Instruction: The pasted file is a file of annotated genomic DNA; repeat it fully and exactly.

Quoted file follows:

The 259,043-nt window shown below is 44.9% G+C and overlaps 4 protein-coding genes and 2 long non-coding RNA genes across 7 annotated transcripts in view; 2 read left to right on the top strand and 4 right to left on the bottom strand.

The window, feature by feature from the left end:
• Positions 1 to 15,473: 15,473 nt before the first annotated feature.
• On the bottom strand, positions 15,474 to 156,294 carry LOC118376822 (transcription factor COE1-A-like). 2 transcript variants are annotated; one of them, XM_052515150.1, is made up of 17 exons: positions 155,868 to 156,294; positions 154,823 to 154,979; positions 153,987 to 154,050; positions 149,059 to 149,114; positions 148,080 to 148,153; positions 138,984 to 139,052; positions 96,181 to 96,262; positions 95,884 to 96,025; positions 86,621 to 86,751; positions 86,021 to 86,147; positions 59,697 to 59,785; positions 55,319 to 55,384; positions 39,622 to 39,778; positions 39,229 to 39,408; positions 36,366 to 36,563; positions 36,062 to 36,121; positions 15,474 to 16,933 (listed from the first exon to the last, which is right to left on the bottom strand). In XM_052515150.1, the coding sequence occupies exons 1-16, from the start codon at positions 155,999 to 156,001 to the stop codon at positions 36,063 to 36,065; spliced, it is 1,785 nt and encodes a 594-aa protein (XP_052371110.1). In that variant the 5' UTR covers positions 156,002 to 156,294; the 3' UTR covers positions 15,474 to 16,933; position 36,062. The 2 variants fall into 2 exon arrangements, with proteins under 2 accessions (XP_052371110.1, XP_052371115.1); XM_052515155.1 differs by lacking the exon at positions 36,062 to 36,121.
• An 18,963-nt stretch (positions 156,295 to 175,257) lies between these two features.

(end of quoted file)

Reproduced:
The 259,043-nt window shown below is 44.9% G+C and overlaps 4 protein-coding genes and 2 long non-coding RNA genes across 7 annotated transcripts in view; 2 read left to right on the top strand and 4 right to left on the bottom strand.

The window, feature by feature from the left end:
• Positions 1 to 15,473: 15,473 nt before the first annotated feature.
• On the bottom strand, positions 15,474 to 156,294 carry LOC118376822 (transcription factor COE1-A-like). 2 transcript variants are annotated; one of them, XM_052515150.1, is made up of 17 exons: positions 155,868 to 156,294; positions 154,823 to 154,979; positions 153,987 to 154,050; positions 149,059 to 149,114; positions 148,080 to 148,153; positions 138,984 to 139,052; positions 96,181 to 96,262; positions 95,884 to 96,025; positions 86,621 to 86,751; positions 86,021 to 86,147; positions 59,697 to 59,785; positions 55,319 to 55,384; positions 39,622 to 39,778; positions 39,229 to 39,408; positions 36,366 to 36,563; positions 36,062 to 36,121; positions 15,474 to 16,933 (listed from the first exon to the last, which is right to left on the bottom strand). In XM_052515150.1, the coding sequence occupies exons 1-16, from the start codon at positions 155,999 to 156,001 to the stop codon at positions 36,063 to 36,065; spliced, it is 1,785 nt and encodes a 594-aa protein (XP_052371110.1). In that variant the 5' UTR covers positions 156,002 to 156,294; the 3' UTR covers positions 15,474 to 16,933; position 36,062. The 2 variants fall into 2 exon arrangements, with proteins under 2 accessions (XP_052371110.1, XP_052371115.1); XM_052515155.1 differs by lacking the exon at positions 36,062 to 36,121.
• An 18,963-nt stretch (positions 156,295 to 175,257) lies between these two features.